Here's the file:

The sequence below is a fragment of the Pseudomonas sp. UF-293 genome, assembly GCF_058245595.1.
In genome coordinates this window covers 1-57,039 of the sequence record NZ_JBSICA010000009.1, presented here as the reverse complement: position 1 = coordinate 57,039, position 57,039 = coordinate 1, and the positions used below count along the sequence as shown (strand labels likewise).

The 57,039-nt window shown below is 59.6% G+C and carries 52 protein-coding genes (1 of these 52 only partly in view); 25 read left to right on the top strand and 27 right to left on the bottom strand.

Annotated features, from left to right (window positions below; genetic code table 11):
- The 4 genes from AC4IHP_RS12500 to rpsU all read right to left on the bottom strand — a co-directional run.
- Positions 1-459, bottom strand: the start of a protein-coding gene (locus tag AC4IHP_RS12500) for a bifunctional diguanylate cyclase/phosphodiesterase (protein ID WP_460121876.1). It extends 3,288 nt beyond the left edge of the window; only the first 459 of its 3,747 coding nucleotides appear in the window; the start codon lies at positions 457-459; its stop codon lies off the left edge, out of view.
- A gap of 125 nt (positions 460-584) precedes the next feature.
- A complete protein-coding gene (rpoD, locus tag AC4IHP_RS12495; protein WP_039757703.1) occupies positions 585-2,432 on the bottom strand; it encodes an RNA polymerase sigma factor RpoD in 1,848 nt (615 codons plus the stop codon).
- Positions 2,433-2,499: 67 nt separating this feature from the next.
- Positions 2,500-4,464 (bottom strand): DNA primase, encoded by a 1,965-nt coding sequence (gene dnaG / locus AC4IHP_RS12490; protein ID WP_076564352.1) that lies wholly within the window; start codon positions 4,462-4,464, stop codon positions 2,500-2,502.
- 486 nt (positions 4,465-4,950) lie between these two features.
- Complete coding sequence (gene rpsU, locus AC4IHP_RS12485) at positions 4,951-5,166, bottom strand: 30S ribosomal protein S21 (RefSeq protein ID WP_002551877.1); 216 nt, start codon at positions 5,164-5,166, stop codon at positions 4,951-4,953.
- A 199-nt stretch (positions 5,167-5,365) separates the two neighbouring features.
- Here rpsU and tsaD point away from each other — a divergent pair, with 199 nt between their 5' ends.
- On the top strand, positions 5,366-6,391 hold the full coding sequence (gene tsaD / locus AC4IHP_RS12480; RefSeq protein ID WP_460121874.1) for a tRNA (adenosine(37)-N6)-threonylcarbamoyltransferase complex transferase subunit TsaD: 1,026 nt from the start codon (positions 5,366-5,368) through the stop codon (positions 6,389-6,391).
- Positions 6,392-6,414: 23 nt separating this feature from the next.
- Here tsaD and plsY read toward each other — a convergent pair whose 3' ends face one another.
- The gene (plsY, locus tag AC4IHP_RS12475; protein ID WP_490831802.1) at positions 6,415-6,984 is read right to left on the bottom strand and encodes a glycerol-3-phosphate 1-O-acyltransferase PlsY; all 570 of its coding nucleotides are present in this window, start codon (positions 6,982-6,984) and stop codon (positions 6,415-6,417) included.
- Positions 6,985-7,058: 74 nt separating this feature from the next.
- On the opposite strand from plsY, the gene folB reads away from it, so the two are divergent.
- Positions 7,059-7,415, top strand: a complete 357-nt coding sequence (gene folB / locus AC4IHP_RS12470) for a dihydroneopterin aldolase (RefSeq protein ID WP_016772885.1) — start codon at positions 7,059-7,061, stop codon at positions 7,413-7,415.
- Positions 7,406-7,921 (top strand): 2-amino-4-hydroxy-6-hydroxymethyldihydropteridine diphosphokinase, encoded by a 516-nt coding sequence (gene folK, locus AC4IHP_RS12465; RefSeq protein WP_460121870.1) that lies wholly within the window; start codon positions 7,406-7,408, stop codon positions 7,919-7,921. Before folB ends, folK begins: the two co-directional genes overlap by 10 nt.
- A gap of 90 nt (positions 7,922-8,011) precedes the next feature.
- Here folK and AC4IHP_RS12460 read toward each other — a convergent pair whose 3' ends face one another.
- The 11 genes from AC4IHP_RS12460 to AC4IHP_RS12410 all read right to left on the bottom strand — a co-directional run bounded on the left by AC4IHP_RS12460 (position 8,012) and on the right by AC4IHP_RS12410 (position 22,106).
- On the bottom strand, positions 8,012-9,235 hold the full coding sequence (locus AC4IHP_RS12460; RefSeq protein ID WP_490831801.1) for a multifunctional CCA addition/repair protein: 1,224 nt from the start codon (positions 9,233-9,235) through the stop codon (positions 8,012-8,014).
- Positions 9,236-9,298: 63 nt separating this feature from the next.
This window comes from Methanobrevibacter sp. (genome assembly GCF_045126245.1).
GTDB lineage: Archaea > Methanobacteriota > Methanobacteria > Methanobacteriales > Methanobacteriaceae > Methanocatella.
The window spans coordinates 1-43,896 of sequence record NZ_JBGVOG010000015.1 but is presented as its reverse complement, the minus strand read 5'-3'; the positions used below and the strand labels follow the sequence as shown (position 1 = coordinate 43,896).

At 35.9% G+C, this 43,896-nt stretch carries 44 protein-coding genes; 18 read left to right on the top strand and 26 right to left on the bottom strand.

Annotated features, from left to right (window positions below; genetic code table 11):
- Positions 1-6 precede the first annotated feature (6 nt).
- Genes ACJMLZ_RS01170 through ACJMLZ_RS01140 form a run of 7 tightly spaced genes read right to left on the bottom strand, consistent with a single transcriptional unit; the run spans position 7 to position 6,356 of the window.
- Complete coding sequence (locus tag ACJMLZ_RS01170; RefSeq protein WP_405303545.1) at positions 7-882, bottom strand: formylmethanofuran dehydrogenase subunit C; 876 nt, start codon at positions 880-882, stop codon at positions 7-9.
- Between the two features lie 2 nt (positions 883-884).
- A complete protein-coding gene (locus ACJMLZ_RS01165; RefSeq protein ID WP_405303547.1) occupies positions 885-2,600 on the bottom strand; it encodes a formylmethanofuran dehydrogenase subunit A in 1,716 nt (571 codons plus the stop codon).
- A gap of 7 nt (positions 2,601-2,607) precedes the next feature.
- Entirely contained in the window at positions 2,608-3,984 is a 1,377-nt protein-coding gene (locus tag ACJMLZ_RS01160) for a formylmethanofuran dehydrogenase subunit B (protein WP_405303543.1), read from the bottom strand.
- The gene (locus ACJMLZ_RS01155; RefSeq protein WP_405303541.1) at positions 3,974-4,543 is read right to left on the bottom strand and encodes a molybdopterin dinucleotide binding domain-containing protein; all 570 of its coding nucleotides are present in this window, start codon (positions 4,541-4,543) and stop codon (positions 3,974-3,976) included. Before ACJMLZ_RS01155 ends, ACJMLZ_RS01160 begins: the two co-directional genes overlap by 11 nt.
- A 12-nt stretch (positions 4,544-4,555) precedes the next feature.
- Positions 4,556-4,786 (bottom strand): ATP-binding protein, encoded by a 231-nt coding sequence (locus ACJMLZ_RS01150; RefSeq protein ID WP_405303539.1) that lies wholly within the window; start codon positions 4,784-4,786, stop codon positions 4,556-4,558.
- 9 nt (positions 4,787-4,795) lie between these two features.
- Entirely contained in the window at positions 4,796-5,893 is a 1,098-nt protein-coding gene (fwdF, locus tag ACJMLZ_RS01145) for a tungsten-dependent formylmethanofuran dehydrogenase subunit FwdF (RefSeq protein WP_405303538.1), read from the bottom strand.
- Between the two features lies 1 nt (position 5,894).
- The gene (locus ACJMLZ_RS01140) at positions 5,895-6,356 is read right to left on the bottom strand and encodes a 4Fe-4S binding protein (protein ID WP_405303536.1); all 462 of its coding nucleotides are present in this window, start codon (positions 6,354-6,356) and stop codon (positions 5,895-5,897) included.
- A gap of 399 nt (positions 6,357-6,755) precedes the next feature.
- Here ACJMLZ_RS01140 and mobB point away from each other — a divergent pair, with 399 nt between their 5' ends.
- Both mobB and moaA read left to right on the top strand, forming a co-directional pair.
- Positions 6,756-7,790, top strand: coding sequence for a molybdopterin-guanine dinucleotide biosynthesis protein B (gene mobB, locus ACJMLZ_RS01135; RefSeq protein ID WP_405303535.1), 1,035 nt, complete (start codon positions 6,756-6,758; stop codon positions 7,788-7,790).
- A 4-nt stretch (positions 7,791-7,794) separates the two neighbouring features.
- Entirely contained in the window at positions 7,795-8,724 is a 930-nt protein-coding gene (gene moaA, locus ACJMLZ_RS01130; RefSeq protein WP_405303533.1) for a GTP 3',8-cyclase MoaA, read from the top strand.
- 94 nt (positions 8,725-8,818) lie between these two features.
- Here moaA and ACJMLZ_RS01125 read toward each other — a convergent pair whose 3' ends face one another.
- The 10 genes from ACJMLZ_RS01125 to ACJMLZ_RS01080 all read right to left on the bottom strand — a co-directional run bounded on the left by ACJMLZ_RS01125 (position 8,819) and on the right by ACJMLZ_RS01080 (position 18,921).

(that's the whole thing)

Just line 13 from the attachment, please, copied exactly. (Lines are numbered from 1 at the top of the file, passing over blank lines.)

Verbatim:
- A 199-nt stretch (positions 5,167-5,365) separates the two neighbouring features.